How have these public body painting sessions changed you?
Body painting has changed me in a major way in that I don’t view my body as a graveyard anymore. This is something I did because of the loss of my children, but now I can embrace me and know that my body has a story to tell and I can love it if I lose weight or not. I don’t have to feel bad for letting the world see my rolls, my hanging breast, my double-decker stomach and flat bottom. This is me and I am beautiful even if you are too blind to see it.
What do you mean about your saying your body is a graveyard? About the loss of children?
I viewed my body as a graveyard for many years due to the death of my babies, nine in total. For many years I dreamed of being a mom and wife so I became both. I looked with joy to being pregnant but whenever I did become pregnant, I would lose my baby. The doctors to this day don’t know why I lost them. So that and along with being in an abusive marriage, I couldn’t see anything in my body but death and pain.
Have the body painting experiences changed the way you act and the decisions you make in life in general? If so, how?
My experiences have changed the way I see things a lot in that I take positive risks and step out of my hurt and pain. I smile with true feelings behind them. I don’t have to fake it for anyone. I don’t let people shame me into backing down and hiding when it comes to anything I feel passionate about anymore.
How have your experiences been in the Bodypainting Day events?
Overall my personal experiences for the body painting events have been a blessing, even the bad ones. I have met some great people from artists to models to the public. I have been able to tell a child that it is okay to love yourself and be pride of who you are and how you look. Not many people can say they were able to be interviewed by newspapers, magazines, news show and radio stations about being a part of a positive change in the minds of many on what beauty is, but I can. I was a part of history with the 1st and 2nd annual Bodypainting Day in NYC. I have just been so blessed. I pray to be able to do this for many years to come. I’m ready to walk in the White House fully painted and ask the president and his wife to join me.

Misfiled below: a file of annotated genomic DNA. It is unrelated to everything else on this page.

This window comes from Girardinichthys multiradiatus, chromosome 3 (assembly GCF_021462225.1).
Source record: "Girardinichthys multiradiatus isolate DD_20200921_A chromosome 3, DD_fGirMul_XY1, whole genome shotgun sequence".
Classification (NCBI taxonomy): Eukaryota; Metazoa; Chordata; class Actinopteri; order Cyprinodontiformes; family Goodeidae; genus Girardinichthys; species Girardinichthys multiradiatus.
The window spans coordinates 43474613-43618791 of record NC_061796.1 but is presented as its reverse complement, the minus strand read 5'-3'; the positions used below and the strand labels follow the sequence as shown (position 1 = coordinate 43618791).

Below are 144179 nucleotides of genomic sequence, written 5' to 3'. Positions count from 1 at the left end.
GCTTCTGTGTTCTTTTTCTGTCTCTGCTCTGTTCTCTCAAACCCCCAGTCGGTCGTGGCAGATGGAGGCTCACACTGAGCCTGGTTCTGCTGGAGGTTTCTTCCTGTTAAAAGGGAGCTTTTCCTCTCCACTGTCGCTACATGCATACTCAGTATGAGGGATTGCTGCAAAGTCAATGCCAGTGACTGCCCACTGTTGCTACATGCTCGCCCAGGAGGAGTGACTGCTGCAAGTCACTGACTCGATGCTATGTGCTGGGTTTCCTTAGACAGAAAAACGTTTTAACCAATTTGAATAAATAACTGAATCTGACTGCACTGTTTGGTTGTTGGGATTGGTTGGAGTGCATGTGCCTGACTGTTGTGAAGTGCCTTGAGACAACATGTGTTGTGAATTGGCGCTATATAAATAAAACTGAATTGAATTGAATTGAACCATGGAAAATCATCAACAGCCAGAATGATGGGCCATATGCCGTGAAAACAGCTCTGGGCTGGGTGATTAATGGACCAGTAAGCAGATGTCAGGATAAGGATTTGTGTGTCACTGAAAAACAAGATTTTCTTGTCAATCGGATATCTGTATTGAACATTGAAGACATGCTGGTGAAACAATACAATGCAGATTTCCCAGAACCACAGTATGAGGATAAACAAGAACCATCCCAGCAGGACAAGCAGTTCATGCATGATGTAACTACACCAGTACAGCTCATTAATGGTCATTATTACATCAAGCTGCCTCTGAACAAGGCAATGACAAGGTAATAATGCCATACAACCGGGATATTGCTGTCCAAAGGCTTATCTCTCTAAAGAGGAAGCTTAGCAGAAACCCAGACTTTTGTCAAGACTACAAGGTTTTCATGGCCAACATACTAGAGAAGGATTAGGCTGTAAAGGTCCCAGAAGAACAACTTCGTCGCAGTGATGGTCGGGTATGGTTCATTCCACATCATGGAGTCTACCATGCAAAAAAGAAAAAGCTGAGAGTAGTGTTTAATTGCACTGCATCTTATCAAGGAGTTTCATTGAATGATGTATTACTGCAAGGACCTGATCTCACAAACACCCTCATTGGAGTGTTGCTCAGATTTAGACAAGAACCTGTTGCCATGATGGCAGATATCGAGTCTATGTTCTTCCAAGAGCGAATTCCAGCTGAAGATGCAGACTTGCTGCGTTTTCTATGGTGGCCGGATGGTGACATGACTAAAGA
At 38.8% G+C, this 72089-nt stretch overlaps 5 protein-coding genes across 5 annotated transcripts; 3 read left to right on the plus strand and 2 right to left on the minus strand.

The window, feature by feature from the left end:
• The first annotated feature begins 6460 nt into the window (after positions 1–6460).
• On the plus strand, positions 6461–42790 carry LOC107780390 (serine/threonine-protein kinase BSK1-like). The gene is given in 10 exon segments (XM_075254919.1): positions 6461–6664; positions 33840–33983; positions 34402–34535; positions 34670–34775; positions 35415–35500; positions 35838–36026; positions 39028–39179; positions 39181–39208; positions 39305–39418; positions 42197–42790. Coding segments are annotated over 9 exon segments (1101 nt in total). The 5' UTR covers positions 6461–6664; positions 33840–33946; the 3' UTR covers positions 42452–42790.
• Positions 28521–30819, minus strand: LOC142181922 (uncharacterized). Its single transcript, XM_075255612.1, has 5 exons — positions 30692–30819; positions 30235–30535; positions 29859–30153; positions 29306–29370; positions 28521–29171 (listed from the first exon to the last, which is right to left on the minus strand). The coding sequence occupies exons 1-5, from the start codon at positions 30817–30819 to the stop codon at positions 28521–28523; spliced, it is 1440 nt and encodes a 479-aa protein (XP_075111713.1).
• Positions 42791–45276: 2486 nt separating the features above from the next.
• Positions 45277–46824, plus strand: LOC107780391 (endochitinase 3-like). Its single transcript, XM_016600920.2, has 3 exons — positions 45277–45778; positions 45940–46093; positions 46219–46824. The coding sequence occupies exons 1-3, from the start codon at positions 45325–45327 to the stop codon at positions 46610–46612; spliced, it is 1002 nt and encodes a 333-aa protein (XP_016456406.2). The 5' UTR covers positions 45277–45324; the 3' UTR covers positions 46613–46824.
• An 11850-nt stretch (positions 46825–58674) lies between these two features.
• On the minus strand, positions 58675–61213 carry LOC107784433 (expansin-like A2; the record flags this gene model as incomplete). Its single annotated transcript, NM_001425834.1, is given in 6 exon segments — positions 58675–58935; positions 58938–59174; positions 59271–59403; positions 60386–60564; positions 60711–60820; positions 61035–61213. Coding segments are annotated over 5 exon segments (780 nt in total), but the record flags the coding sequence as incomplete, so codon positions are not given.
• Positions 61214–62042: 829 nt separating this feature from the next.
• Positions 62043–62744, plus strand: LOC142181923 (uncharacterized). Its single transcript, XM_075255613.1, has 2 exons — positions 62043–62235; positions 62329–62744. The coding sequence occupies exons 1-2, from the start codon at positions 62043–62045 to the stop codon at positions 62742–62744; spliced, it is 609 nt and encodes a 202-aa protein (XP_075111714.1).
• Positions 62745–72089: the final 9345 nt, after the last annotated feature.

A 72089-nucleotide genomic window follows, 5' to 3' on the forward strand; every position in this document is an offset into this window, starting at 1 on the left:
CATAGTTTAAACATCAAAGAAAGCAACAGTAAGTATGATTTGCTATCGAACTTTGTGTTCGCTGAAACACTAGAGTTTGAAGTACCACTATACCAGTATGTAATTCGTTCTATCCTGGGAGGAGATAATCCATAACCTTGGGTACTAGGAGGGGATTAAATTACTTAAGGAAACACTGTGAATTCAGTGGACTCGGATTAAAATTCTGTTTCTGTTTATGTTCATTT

Why is it important to you to go to Amsterdam Bodypainting Day?
Going to Amsterdam is important to me for the same reasons it is to do body painting, period. It gives me a chance to show that neither I nor anyone else has to be ashamed or feel bad about how they look right now. Whether you will change in the future or not, right now you can be proud of you and the story your body tells. My body is a story of a woman that survived rape, abuse, attempted suicide, loss of children and death. It speaks of my struggle at times with depression and loneliness in a crowded room. It celebrates hope of a better and happier future. Being able to be a part of the body painting family gives me a chance to be free.
Looking back on the past and what you’ve gained from these experiences, what would be the one message you’d want to tell the world?
The one message I would want to tell the world is the message that artist Michelle Weis allowed me to be a part of this past NYC Bodypainting Day, and that message is that no matter what labels this world wants to put on you, you are not that label because I am me and you are you. So love you and all your flaws because those flaws can be blessings that make you stronger. That you are beautiful no matter your shape or size; just make sure you are healthy and happy because that comes in all shapes and sizes. When can find the beauty in you, you can find it in someone else.
See a short video interview with Kiki by Andy Golub: